Coming from a generation that thought no one over 30 could be trusted, and that anyone over 40 must be old, dreary, and incapable of enjoying life, I must say I never dreamed I could feel so good, be so happy, or still enjoy the finest things in life in such an uncensored, uncomplicated way at age 63. Perhaps the sixties are the new forties, although it does seem that at some point the biological clock will begin to run down. As Jonathan Swift’s famous quote says so clearly, “May you live every day of your life.”
A gathering of dear friends to celebrate my birthday is always an occasion to pull out all the stops. My birthday celebrations are easy - high quality food prepared simply and drunk with uncomplicated, pleasure-filled wines. This straightforward formula works every year. The food included some extraordinary smoked fish from Russ and Daughters in New York City, Santa Barbara spotted prawns (the finest prawns in the United States; sadly the season is very short), and one of my wife’s signature dishes, a melted Gruyere cheese and jumbo lump crab meat dish sprinkled with capers that is perfect for dipping. We also enjoyed Brian Flannery’s decadent prime rib of beef caps (the thin section of the entire prime rib of beef above the fat line that’s about an inch thick), which has to be seared on its outside on top of the stove or grill, and then baked until it is medium to medium well. I love my steaks rare, but this is not a cut that should be cooked rare. It is something that should only be eaten one or two times a year given its potential for clogging arteries. However, with enough resveratrol from good red wines, I may be able to enjoy it for many years to come.
As for the wines, one of my favorite Champagnes is Bollinger’s 2002 Grande Année Rosé. I love its light salmon color, exquisite minerality and berry fruit, and medium to full-bodied character. It is a serious, somewhat austere rosé that is loaded with flavor. Mark Aubert again hit pay dirt with his 2008 Chardonnays, and the Lauren is sumptuous. Honeyed citrus, lemon blossom, white peach, and exotic fruit notes hide any evidence of wood aging. This powerful Chardonnay comes across with lots of minerality, up-lift, freshness, and intensity.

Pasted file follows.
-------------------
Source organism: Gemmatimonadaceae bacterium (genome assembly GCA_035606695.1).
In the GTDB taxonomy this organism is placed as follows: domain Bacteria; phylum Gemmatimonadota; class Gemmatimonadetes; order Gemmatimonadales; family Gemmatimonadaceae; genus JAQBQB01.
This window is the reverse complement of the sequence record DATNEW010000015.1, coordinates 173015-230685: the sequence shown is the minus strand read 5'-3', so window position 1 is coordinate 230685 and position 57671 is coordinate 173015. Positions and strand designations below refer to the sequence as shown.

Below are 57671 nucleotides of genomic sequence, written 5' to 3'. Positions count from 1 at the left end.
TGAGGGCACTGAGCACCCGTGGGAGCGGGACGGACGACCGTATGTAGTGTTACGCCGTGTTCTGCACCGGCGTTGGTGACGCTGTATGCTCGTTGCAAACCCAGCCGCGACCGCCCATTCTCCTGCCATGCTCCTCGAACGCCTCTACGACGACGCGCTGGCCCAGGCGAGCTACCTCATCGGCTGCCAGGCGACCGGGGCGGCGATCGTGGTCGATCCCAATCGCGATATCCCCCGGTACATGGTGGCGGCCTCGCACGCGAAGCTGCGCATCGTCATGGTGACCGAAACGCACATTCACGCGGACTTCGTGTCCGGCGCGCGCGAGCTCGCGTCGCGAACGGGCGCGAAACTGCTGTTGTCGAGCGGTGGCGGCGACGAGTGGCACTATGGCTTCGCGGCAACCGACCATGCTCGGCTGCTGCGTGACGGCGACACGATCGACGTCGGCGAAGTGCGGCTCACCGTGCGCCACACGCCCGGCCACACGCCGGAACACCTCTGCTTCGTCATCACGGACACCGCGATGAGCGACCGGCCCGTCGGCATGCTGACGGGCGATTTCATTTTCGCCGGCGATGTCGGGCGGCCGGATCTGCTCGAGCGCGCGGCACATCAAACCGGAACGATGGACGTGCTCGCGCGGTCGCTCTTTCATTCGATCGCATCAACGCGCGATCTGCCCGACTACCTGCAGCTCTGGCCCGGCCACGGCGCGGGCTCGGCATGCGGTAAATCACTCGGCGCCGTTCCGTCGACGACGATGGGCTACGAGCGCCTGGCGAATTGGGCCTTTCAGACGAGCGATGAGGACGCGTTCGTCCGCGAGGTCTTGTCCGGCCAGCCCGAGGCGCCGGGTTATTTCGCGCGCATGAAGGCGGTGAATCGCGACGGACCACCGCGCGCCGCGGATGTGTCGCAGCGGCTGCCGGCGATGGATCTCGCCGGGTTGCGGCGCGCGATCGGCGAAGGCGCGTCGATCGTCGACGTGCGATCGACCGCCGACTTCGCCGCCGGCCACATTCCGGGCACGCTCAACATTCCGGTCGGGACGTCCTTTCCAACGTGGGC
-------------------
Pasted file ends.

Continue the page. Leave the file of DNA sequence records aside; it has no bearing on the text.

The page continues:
Once past the non-reds, we surged into Châteauneuf du Papes, which seemed to be the perfect foil with grilled prawns, Flannery’s prime rib, and my wife’s wonderful pasta dish. Slowly and lovingly she caramelizes yellow and red peppers which are then served over a bed of pasta with freshly grated Parmigiana and sautéed pine nuts. The Châteauneuf du Papes can be put in two categories - Most Drinkable and Most Needing Time. For pure decadence, richness, and Provençal typicity, one won’t find a more sexy effort than the 2007 Colombis made from old vine Grenache by Isabel Ferrando, or the 2003 Pierre Usseglio Mon Aïeul. For full maturity, both the 1981 Pégaü Châteauneuf du Pape Cuvée Réservée and the 1990 Rayas were extraordinary. Both were at their peak 5-10 years ago, but remain vibrant and generous, proving that some Châteauneuf du Papes, even though I tend to want to drink then in their first 10-15 years of life, can push 30 years in some vintages. The babies in the crowd included the 1998 Pégaü Cuvee da Capo, 2007 Clos St.-Jean Combe des Fous, and the 2007 Domaine de la Solitude Cornelia Constanza. The latter wine (100% Grenache) is pretty sumptuous, but it still needs some time in the cellar. Two other backward, but incredibly promising (potentially 100 point) wines are Domaine de la Janasse’s 2007 Châteauneuf du Pape XXL (a wine that took over two years to ferment dry) and Beaucastel’s 1998 Hommage à Jacques Perrin, which includes plenty of Mourvèdre as well as more Grenache than usual in 1998. All of these wines showed exquisitely, but perhaps the biggest surprise was the absolutely magnificent 2000 Incognito from Sine Qua Non. I have always believed this to be the greatest Grenache ever made in the New World, and it remains to be seen if what Manfred Krankl has done in recent vintages will equal the complexity and richness achieved by this cuvée. At age 10, it is still a young wine, but it didn’t miss a beat when thrown in with all these old vine classics from Châteauneuf du Pape. Copious lavender, kirsch, raspberry, and darker fruit characteristics are found in this sumptuous, full-bodied, perfect wine. To repeat myself, this is a great Grenache!
The only three wines that should be watched carefully are the 1981 Pégaü (anyone owning this wine should drink it up), the 2003 Mon Aïeul (at least from this magnum, the wine seemed to be more evolved than from a regular bottle I had a month or so ago), and of course, the brilliant 1990 Rayas (a wine that should probably be drunk earlier rather than later).
All things considered, this was a great birthday celebration, with the best of wine, food, and friends.
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Petit Louis Bistro
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